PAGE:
NIKE, S. Sudan basketball fed in shirt-deal talks
Sponsors are trooping at the doorstep of the South Sudanese Basketball Federation (SSBF) following the national team’s newfound status as one of Africa’s emerging powerhouses in the game.
The national team has had a good run of form in the ongoing FIBA World Cup Qualifiers. South Sudan is right on course for a maiden appearance at the FIBA World Cup Games with three rounds of matches still to play.
Team’s head coach, Terence Ivey, admitted that he never imagined that he would be talking about the possibility of leading the team in the world, five months before the African qualifiers conclude in February next year.
South Sudan will need just a victory against DR Congo, Egypt and Senegal, the only side who have so far managed to squeeze a victory from the American, eight games counting.
Ivy, a retired NBA player, is also the assistant coach for the Brooklyn Nets of the National Basketball Association (NBA).
This success, however, has attracted interest from local and international companies, led by NIKE, the world’s largest manufacturer of sports apparel.
“They (NIKE) have approached us but we’ve not signed the deal yet,” Luol Deng, the federation’s president said.
Locally, companies are scudding for attention that comes with the newfound status – success.
“I believe they (local companies) can do much more, not only to basketball but also other sports. But you know that will only come if you have success,” said Deng, a two-time NBA All-Star.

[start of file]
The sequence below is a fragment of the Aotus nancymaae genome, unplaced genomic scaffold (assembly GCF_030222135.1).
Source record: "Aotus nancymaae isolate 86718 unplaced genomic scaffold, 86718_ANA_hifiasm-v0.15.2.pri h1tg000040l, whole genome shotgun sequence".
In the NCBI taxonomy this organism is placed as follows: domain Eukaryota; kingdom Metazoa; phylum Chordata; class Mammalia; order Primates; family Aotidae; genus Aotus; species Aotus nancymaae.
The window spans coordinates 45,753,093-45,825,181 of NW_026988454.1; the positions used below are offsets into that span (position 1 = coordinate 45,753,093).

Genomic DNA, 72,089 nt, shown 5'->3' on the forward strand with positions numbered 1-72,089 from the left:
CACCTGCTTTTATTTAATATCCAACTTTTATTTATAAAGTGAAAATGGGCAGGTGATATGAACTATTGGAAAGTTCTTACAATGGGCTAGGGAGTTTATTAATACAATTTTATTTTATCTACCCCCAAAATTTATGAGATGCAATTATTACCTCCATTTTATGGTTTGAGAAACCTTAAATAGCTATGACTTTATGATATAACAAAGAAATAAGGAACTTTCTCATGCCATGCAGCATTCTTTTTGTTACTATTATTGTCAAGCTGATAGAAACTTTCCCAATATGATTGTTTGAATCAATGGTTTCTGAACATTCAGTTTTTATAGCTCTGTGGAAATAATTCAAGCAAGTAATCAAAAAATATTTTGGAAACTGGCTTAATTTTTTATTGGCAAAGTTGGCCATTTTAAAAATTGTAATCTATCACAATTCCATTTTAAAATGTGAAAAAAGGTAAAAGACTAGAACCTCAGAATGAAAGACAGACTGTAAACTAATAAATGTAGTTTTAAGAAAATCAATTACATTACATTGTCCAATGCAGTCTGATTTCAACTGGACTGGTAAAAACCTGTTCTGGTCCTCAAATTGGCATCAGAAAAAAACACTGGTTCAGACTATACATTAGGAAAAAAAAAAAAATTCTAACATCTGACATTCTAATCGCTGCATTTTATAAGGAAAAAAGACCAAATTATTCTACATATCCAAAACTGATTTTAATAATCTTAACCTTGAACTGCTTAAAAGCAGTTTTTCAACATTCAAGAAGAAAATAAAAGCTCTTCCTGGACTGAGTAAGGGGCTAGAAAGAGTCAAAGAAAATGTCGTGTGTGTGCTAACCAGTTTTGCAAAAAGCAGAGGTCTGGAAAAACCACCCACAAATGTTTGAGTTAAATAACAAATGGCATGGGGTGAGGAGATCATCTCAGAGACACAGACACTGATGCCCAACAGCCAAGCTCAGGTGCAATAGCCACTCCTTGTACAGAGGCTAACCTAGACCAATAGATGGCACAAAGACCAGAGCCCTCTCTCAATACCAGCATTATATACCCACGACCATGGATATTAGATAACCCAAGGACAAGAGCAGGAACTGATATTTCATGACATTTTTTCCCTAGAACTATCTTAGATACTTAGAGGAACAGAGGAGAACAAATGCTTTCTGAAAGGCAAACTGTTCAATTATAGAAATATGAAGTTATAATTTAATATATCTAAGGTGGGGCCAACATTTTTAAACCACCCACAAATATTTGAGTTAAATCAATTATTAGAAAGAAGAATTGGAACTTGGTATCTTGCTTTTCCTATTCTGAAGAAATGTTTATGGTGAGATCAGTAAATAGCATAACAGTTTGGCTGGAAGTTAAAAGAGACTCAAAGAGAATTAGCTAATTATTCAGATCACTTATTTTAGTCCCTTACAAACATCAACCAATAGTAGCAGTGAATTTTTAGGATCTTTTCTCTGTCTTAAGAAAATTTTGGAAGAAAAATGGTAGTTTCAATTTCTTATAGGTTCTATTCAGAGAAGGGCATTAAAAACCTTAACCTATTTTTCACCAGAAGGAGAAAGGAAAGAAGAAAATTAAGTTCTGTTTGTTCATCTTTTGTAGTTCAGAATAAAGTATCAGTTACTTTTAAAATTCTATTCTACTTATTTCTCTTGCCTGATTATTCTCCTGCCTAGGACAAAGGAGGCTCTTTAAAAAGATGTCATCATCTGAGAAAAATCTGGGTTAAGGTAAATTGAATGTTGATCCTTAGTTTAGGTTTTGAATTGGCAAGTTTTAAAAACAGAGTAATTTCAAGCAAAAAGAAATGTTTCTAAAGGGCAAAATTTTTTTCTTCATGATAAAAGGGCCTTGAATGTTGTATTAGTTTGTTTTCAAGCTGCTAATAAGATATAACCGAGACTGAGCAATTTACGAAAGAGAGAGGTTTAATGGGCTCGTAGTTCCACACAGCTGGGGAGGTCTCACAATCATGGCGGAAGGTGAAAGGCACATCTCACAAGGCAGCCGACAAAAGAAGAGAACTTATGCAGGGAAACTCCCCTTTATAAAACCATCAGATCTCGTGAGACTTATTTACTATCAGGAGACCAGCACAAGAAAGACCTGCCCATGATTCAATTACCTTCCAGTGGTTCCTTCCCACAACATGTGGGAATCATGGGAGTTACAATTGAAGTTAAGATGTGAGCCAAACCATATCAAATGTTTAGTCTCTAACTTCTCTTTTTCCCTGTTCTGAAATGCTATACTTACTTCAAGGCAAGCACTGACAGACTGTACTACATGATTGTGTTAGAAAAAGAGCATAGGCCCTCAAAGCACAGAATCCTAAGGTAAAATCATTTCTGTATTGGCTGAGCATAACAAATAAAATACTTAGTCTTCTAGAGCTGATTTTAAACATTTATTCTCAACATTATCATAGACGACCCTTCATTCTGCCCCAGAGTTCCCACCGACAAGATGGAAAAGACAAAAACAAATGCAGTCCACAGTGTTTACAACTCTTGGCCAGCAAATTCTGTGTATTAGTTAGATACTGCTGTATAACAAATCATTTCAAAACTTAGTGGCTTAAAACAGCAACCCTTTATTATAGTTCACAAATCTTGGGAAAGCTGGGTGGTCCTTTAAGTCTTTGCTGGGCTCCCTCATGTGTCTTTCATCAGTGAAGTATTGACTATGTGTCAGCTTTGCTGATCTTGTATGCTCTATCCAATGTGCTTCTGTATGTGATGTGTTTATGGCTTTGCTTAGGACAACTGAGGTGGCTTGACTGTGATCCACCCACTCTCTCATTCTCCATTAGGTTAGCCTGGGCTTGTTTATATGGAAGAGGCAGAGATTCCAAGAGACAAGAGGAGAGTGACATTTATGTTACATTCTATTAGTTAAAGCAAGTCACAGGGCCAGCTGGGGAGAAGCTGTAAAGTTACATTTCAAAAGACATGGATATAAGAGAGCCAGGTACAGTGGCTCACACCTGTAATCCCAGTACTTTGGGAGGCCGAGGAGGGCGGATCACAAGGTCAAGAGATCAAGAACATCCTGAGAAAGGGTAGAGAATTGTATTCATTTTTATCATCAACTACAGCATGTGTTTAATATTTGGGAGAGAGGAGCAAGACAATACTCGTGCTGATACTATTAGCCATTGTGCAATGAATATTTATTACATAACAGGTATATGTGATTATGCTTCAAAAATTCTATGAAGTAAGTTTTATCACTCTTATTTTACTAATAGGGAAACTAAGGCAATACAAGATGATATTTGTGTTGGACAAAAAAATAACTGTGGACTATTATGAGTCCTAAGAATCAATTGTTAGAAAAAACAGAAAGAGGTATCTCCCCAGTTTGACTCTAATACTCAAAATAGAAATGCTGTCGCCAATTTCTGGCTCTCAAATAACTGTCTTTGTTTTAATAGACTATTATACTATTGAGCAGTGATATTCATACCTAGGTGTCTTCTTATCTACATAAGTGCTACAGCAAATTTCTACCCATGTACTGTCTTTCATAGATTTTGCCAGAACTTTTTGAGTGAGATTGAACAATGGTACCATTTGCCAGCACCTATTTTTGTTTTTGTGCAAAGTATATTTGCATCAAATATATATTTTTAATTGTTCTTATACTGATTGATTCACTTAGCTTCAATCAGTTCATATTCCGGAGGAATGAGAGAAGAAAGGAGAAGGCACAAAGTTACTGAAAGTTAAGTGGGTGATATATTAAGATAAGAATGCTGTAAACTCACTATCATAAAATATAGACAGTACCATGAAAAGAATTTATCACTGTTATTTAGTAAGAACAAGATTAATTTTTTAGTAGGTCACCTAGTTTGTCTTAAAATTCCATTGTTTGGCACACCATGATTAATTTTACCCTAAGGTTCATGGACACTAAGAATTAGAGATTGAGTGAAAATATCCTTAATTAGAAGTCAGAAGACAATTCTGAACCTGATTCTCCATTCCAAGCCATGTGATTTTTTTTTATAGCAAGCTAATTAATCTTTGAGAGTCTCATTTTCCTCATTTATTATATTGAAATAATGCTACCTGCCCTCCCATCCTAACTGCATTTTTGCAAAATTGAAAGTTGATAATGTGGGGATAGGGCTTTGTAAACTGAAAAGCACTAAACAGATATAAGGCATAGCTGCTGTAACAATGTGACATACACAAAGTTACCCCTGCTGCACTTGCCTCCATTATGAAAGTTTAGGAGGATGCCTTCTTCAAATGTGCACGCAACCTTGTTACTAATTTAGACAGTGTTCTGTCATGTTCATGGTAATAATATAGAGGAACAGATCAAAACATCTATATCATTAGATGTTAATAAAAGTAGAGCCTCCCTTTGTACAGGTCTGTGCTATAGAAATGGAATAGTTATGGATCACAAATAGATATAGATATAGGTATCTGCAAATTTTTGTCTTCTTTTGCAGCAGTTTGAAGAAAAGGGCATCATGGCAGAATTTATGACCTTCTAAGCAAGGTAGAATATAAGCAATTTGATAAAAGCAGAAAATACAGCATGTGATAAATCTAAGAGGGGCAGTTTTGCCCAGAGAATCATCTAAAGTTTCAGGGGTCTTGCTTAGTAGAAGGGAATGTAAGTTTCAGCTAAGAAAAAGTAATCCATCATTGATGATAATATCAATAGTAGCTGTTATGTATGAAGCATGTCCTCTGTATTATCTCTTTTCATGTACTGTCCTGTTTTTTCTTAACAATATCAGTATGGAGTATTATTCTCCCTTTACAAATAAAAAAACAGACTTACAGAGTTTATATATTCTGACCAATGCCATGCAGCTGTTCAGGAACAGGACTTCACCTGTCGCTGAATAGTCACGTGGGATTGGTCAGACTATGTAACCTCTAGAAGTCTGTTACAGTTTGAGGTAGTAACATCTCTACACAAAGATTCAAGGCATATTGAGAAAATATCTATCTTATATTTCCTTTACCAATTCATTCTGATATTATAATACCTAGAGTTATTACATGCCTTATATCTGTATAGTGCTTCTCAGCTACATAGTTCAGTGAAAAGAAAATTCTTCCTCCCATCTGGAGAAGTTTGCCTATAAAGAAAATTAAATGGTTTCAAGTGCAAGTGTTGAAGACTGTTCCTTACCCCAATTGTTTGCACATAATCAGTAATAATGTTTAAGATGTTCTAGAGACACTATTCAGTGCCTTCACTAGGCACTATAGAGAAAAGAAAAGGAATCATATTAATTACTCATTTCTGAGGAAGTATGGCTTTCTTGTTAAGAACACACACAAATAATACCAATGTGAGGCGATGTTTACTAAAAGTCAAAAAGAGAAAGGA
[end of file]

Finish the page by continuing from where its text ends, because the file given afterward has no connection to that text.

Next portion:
Already the team has inked a three-year deal with a local telco company. A local 5-star hotel and bank are also said to be mulling the idea of a potential partnership with the players.
Deng, however, did not reveal the nitty-gritty of the contract said to be in millions of dollars.
President Salva Kiir is said to have mulled the idea of construction of an indoor arena in the capital – Juba, when he met players on Tuesday, August 31.
“We met the president and he proposed the idea of a modern gymnasium but I don’t see the need for a big gym,” added Deng.
Deng, who in 2012 was named to the NBA All-Defensive Second Team, wants to develop the game to the grassroots.
“I would rather we construct small basketball grounds in all states so that as many children can play,” proposed Deng.